Richmond Proper: On visiting new parents

The postpartum baby visit: this parental rite of passage can be a source of both joy and tension for new Moms and Dads. Take a look at a few ideas for making that that first post-baby pop-in peaceful, helpful, and conducive to getting you invited back for future baby cooing opportunities.

As our etiquette expert continues her much-deserved hiatus, I’m here to help my girl Tess out and present you all with a few thoughts and tips about something I know and know well: the postpartum baby visit.

I’ve been on the receiving and giving end of this parental rite of passage, and it can be a source of both joy and tension for new moms and dads; they cherish the support of friends and family, but can get overwhelmed by the steady stream of extra bodies in the house while trying to adjust to their growing family. If you’ve got loved ones with buns in their respective ovens, take a look at a few ideas I’ve got for making that that first post-baby visit peaceful, helpful, and conducive to getting you invited back for future baby cooing opportunities.

Bring food

Yes, I’m starting with the obvious, but eating a hot, healthy meal can be such a struggle with a new little one in the house. Before the baby is born, let the parents-to-be know that you’d like to bring them a meal after the birth so you can ask about food restrictions and aversions. Prepare enough so they will have leftovers, and bring everything over in disposable containers (or in dishes you’re not worried about seeing again). As an added bonus, include a couple containers of healthy snacks (like nuts or sliced fruits and vegetables) for them to have on hand throughout the day. (If you’re really organized, rally the troops and set up a profile for the new family on where folks can sign up up for specific days to make meal deliveries.)

Call/text/email ahead

Do not, I repeat, DO NOT just pop in. Reach out to the new parents and set up a time to stop by. A couple hours prior to your scheduled visit, send a quick text to make sure they’re still up for it. Those first few days home with a newborn are hit or miss, and one of the best ways you can care for your friend is to give her a chance to back out or reschedule if it’s been the day from hell.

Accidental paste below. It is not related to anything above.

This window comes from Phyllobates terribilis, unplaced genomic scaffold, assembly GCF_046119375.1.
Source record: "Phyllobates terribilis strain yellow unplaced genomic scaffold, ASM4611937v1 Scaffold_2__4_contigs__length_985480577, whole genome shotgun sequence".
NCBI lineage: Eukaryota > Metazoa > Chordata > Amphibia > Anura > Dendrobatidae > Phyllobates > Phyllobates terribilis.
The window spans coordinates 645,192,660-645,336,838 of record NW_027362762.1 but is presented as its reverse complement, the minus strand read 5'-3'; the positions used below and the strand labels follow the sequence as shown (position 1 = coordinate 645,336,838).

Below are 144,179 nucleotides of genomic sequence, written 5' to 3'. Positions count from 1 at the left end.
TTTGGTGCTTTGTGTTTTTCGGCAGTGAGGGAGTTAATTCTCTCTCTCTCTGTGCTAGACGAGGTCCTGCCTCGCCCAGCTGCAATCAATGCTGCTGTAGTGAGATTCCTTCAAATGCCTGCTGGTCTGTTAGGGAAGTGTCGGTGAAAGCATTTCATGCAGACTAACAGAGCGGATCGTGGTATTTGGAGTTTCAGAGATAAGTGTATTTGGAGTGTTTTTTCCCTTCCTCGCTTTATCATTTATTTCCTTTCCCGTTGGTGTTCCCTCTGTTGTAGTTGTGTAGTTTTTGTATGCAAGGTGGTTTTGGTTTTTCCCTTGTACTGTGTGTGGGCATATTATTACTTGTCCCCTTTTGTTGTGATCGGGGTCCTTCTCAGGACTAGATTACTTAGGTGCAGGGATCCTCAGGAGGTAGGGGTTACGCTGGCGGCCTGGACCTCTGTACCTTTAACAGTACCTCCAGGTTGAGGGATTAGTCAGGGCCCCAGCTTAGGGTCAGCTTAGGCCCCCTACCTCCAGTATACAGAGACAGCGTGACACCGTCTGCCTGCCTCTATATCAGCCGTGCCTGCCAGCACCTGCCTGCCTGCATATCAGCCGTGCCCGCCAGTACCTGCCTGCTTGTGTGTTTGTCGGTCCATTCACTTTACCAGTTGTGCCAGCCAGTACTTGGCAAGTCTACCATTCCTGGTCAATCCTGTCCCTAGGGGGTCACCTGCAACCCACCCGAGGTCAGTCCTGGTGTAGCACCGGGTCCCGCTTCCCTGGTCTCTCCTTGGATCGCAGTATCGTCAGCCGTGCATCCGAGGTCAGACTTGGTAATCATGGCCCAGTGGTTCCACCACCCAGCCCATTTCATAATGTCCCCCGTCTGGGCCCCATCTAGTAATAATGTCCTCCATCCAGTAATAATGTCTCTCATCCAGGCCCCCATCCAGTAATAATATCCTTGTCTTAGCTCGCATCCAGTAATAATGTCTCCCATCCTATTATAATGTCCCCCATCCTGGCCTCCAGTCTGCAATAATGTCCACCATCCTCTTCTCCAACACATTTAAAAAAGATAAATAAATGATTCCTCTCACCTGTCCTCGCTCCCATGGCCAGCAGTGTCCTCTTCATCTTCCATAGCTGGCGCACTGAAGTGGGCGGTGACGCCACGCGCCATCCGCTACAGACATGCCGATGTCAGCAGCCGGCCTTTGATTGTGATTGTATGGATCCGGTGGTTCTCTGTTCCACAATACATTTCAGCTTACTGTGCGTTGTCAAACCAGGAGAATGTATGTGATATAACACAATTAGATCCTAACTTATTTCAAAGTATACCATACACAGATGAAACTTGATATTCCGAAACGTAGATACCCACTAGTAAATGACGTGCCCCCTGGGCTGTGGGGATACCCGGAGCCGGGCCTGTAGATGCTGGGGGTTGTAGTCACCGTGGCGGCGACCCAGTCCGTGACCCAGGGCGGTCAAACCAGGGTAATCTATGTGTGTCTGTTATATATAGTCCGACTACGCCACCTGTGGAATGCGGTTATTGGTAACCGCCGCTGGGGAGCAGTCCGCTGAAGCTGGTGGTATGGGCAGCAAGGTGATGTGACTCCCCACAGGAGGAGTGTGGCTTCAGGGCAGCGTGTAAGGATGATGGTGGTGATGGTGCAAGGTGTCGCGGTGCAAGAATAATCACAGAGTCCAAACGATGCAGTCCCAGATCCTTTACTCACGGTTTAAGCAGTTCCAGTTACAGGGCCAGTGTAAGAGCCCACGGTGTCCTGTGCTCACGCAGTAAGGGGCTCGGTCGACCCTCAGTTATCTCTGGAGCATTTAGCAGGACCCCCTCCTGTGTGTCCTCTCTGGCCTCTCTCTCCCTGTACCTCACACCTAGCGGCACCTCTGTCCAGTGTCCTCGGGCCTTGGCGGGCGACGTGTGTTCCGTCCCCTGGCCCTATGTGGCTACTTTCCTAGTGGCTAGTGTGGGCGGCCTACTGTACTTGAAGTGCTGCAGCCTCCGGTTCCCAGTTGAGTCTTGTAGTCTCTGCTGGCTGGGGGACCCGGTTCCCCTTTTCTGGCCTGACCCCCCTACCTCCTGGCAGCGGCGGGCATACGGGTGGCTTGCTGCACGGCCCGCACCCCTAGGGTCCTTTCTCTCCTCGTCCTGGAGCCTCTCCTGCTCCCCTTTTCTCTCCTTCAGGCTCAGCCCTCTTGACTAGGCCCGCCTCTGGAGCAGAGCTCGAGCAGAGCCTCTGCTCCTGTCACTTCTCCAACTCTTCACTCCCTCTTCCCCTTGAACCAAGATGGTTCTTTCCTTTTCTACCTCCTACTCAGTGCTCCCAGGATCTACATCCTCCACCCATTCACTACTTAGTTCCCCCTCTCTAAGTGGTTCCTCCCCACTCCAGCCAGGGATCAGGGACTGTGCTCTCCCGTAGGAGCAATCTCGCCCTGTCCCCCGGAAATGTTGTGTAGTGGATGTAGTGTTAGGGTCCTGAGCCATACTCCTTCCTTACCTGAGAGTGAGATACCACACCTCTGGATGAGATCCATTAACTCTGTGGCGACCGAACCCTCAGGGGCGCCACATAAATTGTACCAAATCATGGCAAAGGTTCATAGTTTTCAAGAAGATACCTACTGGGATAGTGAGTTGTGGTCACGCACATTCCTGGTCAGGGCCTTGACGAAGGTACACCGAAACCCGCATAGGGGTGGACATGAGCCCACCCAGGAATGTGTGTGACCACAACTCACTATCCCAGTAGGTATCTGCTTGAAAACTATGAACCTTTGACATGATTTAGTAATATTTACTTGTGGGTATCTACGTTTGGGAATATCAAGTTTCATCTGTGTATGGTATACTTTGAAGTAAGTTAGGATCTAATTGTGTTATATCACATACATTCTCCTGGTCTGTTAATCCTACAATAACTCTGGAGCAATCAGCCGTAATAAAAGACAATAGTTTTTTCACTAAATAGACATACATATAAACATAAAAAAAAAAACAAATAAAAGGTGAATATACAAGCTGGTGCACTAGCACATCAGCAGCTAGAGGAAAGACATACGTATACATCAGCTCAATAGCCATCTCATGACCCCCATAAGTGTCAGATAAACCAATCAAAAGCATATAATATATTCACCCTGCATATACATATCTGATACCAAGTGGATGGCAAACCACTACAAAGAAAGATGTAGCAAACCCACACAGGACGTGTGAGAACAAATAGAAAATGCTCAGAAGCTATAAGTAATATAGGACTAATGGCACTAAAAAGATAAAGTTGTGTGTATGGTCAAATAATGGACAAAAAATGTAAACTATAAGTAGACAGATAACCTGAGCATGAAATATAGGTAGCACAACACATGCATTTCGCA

Be on time

If you say you’re going to be there at 6pm, be there at 6pm. Don’t let them think you forgot about them or that you aren’t making them a priority. Plus, there’s a good chance that the new Mama has used your visit as an excuse to actually brush her hair and put on real pants. You don’t want her to think for a second that she did that for nothing.

Make it about them, too

I get it. Babies are fantastic. When faced with a newborn, it takes everything I am to not snatch that snuffly little thing out of his/her mother’s arms and ignore everyone in the room for the next 45 minutes. But don’t forget that the new parents need a little love and attention as well. Try to make it a point to ask how they are doing before even stealing a glance at the baby. Warning: this will be very hard, but it shows Mom and Dad that you’re there to care for them, too.

Wash your hands

If you do end up loving on the baby a bit, wash your hands before you touch him/her. Trust me, it will be a move that is much appreciated.

Chip in

They might turn you down at first, but offer to take care of a household chore. Keep it simple and not intrusive, like wiping down a counter, taking out the trash, or watering the plants. The new parents will be appreciative without feeling like you’ve been rummaging through their dirty laundry (literally).

Keep it quick

Your friends and loved ones want to see you, they want to visit with you, they want to watch you bond with their new child…but they don’t want to spend all evening doing it. Before you walk in the door, give yourself a time limit (this will probably vary depending on how you close you are to the parents). When your time is up, kiss the baby, hug Mom and Dad, and get your sweet bippy out of there.

Check back in

New parents are bombarded with attention when their baby is first born…but it all starts to trickle away a few weeks after the birth. If you really want to be a blessing to them, call back when the baby is three months old and offer to bring a meal then. “Stoked” doesn’t even begin to describe how Mom and Dad will feel when they get that call.

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Valerie Catrow

Valerie Catrow is editor of RVAFamily, mother to a mop-topped first grader, and always really excited to go to bed.

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